A Little Sports Law

I Didn’t Know I’d Get Hit

Even with helmets and full pads, there are still serious risks involved with getting slammed around for a living. National Football League (NFL) players are starting to get serious about their health—and now they’re organized. More than 2,000 players accusing the NFL of failing to tell them about the neurological risks of playing football have unified their more than 80 lawsuits into one complaint, filed in federal court in Philadelphia.

Fried Fan Fanny

A Texas woman is suing the Dallas Cowboys’ for the physical pain she suffered after sitting on a boiling bench outside Cowboys Stadium, saying that she suffered third degree burns on her buttocks, requiring skin grafts, when she attended the team’s annual Blue & Silver scrimmage game and sat on a black marble bench that was “uncovered and openly exposed to the extremely hot August sun.” She claims that the team failed to warn fans that the sun might cause the bench to become “extremely hot and unreasonably dangerous.” She is seeking damages for physical pain, mental anguish, medical expenses, physical impairment and disfigurement.

Hockey Hit Hurt

Hockey is a famously physical sport, but one Michigan woman says the fighting didn’t stay on the ice after a 2009 playoff game between the Anaheim Ducks and the Detroit Redwings and claims that Ducks general manager Bob Murray assaulted her in a fit of rage following his team’s late-game loss. According to the lawsuit, Murray deliberately attacked her with a bar stool, tearing cartilage in her left shoulder and causing her to urinate blood and she lost her job as a result of her injuries. Testifying in court, Murray said that he pushed two chairs out of his path on his way to the locker room, but that he was unaware they may have hit anyone.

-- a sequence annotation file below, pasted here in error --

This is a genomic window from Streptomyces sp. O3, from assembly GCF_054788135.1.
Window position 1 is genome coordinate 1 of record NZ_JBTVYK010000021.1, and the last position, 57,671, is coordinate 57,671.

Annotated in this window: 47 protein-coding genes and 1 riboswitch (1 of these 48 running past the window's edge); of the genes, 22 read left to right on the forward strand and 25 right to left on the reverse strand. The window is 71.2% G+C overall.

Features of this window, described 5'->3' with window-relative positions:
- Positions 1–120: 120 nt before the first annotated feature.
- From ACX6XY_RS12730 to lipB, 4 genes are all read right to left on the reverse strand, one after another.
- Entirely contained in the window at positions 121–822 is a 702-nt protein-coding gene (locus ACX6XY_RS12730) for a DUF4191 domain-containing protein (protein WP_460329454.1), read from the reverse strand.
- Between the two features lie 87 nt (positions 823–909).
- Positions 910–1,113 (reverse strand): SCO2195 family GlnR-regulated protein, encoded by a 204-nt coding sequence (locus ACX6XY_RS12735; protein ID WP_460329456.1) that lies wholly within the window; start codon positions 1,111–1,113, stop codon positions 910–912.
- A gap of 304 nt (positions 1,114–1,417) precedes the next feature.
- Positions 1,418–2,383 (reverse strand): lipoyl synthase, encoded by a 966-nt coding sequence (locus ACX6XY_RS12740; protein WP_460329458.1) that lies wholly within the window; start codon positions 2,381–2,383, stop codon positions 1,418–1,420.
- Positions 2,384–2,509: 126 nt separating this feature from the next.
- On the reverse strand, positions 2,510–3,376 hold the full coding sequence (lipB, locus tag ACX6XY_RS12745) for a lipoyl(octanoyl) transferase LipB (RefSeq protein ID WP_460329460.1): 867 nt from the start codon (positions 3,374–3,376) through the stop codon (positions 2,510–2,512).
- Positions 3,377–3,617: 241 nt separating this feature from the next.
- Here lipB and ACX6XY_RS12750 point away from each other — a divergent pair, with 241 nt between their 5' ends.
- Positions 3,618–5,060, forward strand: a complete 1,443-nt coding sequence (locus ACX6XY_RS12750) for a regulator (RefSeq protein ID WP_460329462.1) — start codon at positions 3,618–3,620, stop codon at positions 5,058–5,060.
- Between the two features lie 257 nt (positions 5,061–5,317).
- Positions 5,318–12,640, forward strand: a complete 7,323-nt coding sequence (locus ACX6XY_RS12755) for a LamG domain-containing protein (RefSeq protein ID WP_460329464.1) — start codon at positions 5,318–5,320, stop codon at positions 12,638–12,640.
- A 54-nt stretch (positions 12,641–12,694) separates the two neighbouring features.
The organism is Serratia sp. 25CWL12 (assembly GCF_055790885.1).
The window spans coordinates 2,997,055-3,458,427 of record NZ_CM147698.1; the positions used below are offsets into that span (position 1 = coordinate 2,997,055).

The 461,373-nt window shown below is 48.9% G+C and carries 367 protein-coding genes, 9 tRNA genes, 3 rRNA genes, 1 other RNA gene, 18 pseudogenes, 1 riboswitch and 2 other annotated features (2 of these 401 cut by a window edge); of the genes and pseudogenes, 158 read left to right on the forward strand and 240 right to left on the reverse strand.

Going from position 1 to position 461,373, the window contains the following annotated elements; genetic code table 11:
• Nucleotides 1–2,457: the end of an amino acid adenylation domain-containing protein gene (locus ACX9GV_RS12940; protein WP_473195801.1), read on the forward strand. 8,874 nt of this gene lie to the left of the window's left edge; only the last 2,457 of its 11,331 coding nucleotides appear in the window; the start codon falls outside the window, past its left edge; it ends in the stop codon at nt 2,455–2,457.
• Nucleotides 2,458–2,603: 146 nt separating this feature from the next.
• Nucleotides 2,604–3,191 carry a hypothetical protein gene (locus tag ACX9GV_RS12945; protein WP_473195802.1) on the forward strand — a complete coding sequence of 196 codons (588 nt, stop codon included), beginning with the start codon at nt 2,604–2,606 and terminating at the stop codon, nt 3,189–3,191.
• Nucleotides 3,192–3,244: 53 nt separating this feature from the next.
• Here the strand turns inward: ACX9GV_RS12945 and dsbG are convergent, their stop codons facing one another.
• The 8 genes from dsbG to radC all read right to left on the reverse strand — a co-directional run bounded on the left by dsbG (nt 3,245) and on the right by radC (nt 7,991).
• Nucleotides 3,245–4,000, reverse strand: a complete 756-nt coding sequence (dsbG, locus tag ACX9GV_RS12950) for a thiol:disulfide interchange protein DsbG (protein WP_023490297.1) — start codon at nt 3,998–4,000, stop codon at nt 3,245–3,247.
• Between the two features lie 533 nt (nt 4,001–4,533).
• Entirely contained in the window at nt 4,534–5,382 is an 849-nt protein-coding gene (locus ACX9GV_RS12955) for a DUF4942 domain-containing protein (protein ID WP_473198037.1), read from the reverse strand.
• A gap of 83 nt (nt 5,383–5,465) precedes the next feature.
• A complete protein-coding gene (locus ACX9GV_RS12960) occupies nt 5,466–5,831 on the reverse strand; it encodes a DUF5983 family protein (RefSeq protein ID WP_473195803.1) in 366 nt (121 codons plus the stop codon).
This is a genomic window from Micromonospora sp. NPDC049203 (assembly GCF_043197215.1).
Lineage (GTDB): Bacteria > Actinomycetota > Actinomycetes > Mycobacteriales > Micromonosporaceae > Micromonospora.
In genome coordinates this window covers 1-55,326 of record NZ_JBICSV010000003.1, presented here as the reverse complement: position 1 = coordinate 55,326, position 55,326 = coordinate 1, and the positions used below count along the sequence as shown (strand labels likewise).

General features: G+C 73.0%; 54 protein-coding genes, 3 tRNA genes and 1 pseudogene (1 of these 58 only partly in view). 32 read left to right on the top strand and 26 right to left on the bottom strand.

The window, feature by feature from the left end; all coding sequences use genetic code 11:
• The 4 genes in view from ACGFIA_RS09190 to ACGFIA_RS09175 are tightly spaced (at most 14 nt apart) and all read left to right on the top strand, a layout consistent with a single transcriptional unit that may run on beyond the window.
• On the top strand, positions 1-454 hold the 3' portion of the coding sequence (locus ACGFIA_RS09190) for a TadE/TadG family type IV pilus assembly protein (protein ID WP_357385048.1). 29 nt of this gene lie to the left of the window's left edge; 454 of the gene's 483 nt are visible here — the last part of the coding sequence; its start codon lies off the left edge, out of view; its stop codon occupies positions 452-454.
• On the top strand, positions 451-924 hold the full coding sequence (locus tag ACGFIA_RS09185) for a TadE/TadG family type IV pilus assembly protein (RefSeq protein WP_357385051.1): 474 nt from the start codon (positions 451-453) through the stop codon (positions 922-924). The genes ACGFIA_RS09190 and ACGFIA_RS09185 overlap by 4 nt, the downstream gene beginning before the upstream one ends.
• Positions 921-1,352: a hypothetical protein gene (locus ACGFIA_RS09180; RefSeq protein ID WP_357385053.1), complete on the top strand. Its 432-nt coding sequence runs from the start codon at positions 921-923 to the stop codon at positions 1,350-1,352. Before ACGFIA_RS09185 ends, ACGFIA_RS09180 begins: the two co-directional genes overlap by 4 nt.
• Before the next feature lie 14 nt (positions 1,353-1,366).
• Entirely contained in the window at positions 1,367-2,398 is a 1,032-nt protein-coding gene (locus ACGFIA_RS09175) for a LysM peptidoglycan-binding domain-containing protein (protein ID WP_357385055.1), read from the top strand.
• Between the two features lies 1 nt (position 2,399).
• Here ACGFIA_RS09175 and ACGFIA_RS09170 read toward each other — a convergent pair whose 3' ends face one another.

Puck Schmuck

A radio personality is suing the Nashville Predators after a stunt called the “human hockey puck” shockingly ended in hospitalization. Adam Davis, better known as “Intern Adam,” says the team invited him to participate in the event, in which a giant slingshot was supposed to launch him across the ice into some inflatable bowling pins. Unfortunately for Davis, the slingshot propelled him into the rink wall, breaking his ankle. The radio host claims the team never warned him about any risks associated with the event; he is seeking $25,000 in medical costs.

NFL Insurance Punts

The tale of the concussion lawsuits against the National Football League (NFL) is a tragic one. The league is facing more and more claims from former players who say the sport gave them the retirement gift of debilitating brain injury, and that the NFL didn’t do enough to warn them about the risk of concussion associated with playing football and now the league’s insurance companies want to be nowhere near the lawsuits. Several Travelers Companies Inc. subsidiaries filed suit against the NFL and other insurance companies, in an effort to avoid paying the league’s defense costs in the concussion lawsuits. This lawsuit comes just one week after the NFL sued more than 30 insurers in an attempt to force them to cover the defense costs. Travelers claims that it provided liability coverage for the league’s merchandising branch, NFL Properties, but not to the NFL itself. Therefore, it feels it should not have to pay for a joint defense.

One thought on “A Little Sports Law”

  1. As many my age will recall, junior high football players in the 1950s were issued old leftover leather helmets and pad from the 1930s. It was almost the same as having no protection and few, if any, parents considered it wrong. Boy have things changed!

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